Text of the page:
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The National Portrait Gallery acknowledges the Traditional Custodians of Country throughout Australia and recognises the continuing connection to lands, waters and communities. We pay our respect to Aboriginal and Torres Strait Islander cultures and to Elders both past and present.

Aboriginal and Torres Strait Islander viewers are warned that this website contains images of deceased persons.

Brian Fitzpatrick, 1953

Graeme Inson

oil on canvas laid on masonite (frame: 108.5 cm x 93.0 cm, support: 91.3 cm x 76.0 cm)

Brian Fitzpatrick (1905-1965) was educated at state schools in regional Victoria and Melbourne before gaining his BA from Melbourne University in 1925. After completing his Master of Arts, in 1937 he won the university's Harbison Higinbotham Scholarship. His first book, British imperialism and Australia 1783-1833, was published in 1939 and was followed by numerous and now standard texts dealing with Australian politics, history, and economics. He was later appointed to a position of research fellow in history at Melbourne University. Having first worked as a journalist in the 1920s, by the 1940s Fitzpatrick was writing regularly for Smith's weekly and The Rationalist, broadcasting for radio 3XY in Melbourne and editing a number of other newsletters and political reviews. In 1935, he was one of the founding members of the Australian Council for Civil Liberties, becoming its General Secretary in 1939, meeting his future wife, academic Dorothy Davies through the organisation and remaining committed to it for the rest of his life. Fitzpatrick is the subject of a biography by Don Watson - Brian Fitzpatrick: a radical life ( 1979), which outlines his efforts on behalf for humanitarian causes and his outspokenness on issues such as censorship and attempts to ban the Communist party.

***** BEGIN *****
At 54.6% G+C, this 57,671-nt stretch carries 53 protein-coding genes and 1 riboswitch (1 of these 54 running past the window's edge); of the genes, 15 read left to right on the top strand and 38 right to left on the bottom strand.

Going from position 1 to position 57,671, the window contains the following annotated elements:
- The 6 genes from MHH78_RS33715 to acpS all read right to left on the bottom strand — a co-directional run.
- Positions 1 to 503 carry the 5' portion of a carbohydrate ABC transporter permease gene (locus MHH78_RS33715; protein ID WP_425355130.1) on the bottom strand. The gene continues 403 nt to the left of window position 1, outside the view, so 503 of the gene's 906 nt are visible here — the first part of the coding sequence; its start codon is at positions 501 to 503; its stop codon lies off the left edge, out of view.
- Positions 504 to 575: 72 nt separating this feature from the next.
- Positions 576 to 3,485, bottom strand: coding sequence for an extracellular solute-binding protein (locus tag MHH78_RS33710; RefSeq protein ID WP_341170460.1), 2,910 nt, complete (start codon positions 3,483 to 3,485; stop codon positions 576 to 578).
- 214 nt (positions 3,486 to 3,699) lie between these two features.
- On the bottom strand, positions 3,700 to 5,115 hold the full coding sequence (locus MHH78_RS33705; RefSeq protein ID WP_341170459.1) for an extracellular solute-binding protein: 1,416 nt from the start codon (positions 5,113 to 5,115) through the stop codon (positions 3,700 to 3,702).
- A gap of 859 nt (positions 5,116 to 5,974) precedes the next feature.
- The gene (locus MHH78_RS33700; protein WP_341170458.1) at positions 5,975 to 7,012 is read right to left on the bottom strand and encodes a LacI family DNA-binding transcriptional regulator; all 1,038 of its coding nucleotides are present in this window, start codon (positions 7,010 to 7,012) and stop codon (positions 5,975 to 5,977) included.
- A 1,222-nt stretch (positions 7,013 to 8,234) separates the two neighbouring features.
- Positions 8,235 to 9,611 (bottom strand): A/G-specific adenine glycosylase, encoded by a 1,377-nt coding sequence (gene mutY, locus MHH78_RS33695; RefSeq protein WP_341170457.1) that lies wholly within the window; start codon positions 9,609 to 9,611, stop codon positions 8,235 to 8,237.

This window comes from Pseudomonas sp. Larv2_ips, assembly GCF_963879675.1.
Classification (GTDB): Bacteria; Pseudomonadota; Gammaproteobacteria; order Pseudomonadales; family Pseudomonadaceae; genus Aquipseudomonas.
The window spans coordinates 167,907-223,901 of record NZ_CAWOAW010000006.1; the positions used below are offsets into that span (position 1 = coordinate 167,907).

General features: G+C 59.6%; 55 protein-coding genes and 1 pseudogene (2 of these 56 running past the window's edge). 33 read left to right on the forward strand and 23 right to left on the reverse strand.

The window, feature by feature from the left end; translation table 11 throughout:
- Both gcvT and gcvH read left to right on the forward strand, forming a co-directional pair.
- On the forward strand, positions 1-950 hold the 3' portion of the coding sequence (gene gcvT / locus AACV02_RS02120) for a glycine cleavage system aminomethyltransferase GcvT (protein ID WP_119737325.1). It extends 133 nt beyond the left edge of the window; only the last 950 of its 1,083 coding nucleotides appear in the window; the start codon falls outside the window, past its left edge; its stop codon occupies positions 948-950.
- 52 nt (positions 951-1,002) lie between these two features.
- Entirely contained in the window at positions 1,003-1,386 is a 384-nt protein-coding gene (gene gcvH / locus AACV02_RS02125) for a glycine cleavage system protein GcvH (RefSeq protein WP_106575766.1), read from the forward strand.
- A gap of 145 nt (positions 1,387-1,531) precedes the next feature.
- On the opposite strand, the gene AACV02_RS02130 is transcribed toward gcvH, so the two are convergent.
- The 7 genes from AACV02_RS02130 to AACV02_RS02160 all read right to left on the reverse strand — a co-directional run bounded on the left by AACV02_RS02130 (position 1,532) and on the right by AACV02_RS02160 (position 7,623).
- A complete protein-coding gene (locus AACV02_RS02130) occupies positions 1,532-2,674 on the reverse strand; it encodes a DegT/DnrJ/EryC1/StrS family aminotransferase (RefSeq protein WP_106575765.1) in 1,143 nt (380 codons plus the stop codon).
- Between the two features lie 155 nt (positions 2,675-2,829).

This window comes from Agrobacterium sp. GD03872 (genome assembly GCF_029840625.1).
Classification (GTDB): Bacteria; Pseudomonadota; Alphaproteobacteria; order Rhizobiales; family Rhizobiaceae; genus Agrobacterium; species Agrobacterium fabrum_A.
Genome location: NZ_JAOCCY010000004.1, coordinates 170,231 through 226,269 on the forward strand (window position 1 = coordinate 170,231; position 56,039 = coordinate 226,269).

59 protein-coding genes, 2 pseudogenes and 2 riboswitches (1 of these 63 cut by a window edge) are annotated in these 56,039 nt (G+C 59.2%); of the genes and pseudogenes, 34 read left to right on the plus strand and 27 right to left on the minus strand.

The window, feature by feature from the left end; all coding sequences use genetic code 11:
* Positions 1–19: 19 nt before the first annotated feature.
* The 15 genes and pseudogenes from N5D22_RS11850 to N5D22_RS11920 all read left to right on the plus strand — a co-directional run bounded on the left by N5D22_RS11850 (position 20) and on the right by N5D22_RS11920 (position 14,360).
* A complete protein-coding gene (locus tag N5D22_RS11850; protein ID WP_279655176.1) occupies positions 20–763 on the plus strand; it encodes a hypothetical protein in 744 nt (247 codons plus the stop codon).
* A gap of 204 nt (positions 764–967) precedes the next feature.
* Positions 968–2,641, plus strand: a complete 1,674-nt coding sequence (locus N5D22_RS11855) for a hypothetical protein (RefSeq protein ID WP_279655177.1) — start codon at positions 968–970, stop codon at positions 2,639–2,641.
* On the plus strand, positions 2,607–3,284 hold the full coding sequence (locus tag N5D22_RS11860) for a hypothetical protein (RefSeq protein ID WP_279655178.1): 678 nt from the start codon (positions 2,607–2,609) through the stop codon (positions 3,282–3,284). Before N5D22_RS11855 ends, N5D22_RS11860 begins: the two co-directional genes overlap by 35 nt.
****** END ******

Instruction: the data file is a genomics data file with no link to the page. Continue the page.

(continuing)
Collection: National Portrait Gallery
Gift of Sheila and David Fitzpatrick
in memory of their father 2008
© Estate of Graeme Inson

Accession number: 2008.86

Currently not on display

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Graeme Inson (age 30 in 1953)

Brian Fitzpatrick (age 48 in 1953)

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The National Portrait Gallery acknowledges the Traditional Custodians of Country throughout Australia and recognises the continuing connection to lands, waters and communities. We pay our respect to Aboriginal and Torres Strait Islander cultures and to Elders both past and present.

Aboriginal and Torres Strait Islander viewers are warned that this website contains images of deceased persons.